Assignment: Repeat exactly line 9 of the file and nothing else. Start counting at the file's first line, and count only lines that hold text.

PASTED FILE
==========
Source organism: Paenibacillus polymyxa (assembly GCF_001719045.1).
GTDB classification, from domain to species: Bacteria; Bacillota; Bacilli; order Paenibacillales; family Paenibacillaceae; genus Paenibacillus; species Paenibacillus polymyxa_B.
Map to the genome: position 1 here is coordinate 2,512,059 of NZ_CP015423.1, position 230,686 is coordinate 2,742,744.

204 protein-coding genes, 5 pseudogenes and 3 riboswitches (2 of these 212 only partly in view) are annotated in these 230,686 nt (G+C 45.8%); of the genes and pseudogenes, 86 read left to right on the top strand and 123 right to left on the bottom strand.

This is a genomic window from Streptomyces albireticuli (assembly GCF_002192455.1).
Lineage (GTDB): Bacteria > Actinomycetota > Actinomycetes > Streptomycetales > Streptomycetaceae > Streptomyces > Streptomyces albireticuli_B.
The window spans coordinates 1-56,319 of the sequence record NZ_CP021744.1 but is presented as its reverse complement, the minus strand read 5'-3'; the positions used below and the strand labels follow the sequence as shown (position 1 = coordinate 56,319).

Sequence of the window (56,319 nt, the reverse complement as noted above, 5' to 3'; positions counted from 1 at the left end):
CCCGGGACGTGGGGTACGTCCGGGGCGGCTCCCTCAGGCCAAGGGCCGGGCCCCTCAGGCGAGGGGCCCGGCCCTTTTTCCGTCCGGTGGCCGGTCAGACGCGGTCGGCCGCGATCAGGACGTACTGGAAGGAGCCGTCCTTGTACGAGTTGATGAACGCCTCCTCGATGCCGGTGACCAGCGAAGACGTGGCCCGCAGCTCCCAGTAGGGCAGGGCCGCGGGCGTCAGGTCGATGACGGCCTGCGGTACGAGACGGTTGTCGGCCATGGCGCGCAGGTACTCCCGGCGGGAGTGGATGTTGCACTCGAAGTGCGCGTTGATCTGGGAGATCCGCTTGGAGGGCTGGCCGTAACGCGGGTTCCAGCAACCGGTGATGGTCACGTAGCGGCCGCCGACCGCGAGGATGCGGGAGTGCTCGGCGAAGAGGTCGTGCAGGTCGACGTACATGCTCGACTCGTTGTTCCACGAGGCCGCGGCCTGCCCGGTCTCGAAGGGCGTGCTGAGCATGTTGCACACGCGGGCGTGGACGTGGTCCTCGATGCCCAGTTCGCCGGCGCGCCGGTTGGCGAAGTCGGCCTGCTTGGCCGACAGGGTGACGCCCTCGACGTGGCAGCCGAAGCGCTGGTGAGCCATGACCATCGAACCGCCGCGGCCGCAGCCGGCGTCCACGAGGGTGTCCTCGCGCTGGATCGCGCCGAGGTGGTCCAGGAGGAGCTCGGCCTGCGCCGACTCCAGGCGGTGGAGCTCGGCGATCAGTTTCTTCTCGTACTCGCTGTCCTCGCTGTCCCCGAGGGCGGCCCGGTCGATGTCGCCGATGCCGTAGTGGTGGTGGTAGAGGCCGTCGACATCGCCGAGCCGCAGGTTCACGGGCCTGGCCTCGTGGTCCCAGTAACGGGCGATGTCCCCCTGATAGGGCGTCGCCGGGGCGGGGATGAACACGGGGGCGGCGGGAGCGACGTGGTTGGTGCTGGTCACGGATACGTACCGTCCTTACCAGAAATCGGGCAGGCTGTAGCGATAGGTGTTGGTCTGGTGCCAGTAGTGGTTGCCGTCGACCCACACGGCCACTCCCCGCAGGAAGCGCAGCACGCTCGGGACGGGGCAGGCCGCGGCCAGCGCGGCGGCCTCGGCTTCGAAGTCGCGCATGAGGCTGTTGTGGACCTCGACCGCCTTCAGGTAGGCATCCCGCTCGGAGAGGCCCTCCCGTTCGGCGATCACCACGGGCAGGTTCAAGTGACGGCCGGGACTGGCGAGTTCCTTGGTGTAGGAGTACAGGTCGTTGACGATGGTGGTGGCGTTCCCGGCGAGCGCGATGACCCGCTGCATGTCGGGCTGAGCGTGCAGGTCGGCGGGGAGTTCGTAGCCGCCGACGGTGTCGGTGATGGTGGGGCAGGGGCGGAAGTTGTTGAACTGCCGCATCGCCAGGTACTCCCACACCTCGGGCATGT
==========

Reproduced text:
CCCGGGACGTGGGGTACGTCCGGGGCGGCTCCCTCAGGCCAAGGGCCGGGCCCCTCAGGCGAGGGGCCCGGCCCTTTTTCCGTCCGGTGGCCGGTCAGACGCGGTCGGCCGCGATCAGGACGTACTGGAAGGAGCCGTCCTTGTACGAGTTGATGAACGCCTCCTCGATGCCGGTGACCAGCGAAGACGTGGCCCGCAGCTCCCAGTAGGGCAGGGCCGCGGGCGTCAGGTCGATGACGGCCTGCGGTACGAGACGGTTGTCGGCCATGGCGCGCAGGTACTCCCGGCGGGAGTGGATGTTGCACTCGAAGTGCGCGTTGATCTGGGAGATCCGCTTGGAGGGCTGGCCGTAACGCGGGTTCCAGCAACCGGTGATGGTCACGTAGCGGCCGCCGACCGCGAGGATGCGGGAGTGCTCGGCGAAGAGGTCGTGCAGGTCGACGTACATGCTCGACTCGTTGTTCCACGAGGCCGCGGCCTGCCCGGTCTCGAAGGGCGTGCTGAGCATGTTGCACACGCGGGCGTGGACGTGGTCCTCGATGCCCAGTTCGCCGGCGCGCCGGTTGGCGAAGTCGGCCTGCTTGGCCGACAGGGTGACGCCCTCGACGTGGCAGCCGAAGCGCTGGTGAGCCATGACCATCGAACCGCCGCGGCCGCAGCCGGCGTCCACGAGGGTGTCCTCGCGCTGGATCGCGCCGAGGTGGTCCAGGAGGAGCTCGGCCTGCGCCGACTCCAGGCGGTGGAGCTCGGCGATCAGTTTCTTCTCGTACTCGCTGTCCTCGCTGTCCCCGAGGGCGGCCCGGTCGATGTCGCCGATGCCGTAGTGGTGGTGGTAGAGGCCGTCGACATCGCCGAGCCGCAGGTTCACGGGCCTGGCCTCGTGGTCCCAGTAACGGGCGATGTCCCCCTGATAGGGCGTCGCCGGGGCGGGGATGAACACGGGGGCGGCGGGAGCGACGTGGTTGGTGCTGGTCACGGATACGTACCGTCCTTACCAGAAATCGGGCAGGCTGTAGCGATAGGTGTTGGTCTGGTGCCAGTAGTGGTTGCCGTCGACCCACACGGCCACTCCCCGCAGGAAGCGCAGCACGCTCGGGACGGGGCAGGCCGCGGCCAGCGCGGCGGCCTCGGCTTCGAAGTCGCGCATGAGGCTGTTGTGGACCTCGACCGCCTTCAGGTAGGCATCCCGCTCGGAGAGGCCCTCCCGTTCGGCGATCACCACGGGCAGGTTCAAGTGACGGCCGGGACTGGCGAGTTCCTTGGTGTAGGAGTACAGGTCGTTGACGATGGTGGTGGCGTTCCCGGCGAGCGCGATGACCCGCTGCATGTCGGGCTGAGCGTGCAGGTCGGCGGGGAGTTCGTAGCCGCCGACGGTGTCGGTGATGGTGGGGCAGGGGCGGAAGTTGTTGAACTGCCGCATCGCCAGGTACTCCCACACCTCGGGCATGT